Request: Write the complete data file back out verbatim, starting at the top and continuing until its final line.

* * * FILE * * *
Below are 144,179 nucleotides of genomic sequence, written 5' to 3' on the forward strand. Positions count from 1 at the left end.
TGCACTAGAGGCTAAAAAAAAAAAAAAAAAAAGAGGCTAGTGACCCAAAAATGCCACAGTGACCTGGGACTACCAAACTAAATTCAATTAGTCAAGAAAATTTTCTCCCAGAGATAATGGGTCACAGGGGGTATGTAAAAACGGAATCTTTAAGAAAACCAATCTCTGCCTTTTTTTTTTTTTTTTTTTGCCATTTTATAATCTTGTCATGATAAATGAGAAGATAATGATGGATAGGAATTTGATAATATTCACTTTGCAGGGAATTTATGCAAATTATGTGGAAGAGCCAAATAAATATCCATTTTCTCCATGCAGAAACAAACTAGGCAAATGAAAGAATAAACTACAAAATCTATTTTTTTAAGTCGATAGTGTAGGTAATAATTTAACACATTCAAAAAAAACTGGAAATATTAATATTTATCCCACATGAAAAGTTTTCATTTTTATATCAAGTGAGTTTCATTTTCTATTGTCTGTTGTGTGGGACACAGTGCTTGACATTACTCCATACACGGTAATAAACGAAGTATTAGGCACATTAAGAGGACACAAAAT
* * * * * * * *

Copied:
Below are 144,179 nucleotides of genomic sequence, written 5' to 3' on the forward strand. Positions count from 1 at the left end.
TGCACTAGAGGCTAAAAAAAAAAAAAAAAAAAGAGGCTAGTGACCCAAAAATGCCACAGTGACCTGGGACTACCAAACTAAATTCAATTAGTCAAGAAAATTTTCTCCCAGAGATAATGGGTCACAGGGGGTATGTAAAAACGGAATCTTTAAGAAAACCAATCTCTGCCTTTTTTTTTTTTTTTTTTTGCCATTTTATAATCTTGTCATGATAAATGAGAAGATAATGATGGATAGGAATTTGATAATATTCACTTTGCAGGGAATTTATGCAAATTATGTGGAAGAGCCAAATAAATATCCATTTTCTCCATGCAGAAACAAACTAGGCAAATGAAAGAATAAACTACAAAATCTATTTTTTTAAGTCGATAGTGTAGGTAATAATTTAACACATTCAAAAAAAACTGGAAATATTAATATTTATCCCACATGAAAAGTTTTCATTTTTATATCAAGTGAGTTTCATTTTCTATTGTCTGTTGTGTGGGACACAGTGCTTGACATTACTCCATACACGGTAATAAACGAAGTATTAGGCACATTAAGAGGACACAAAAT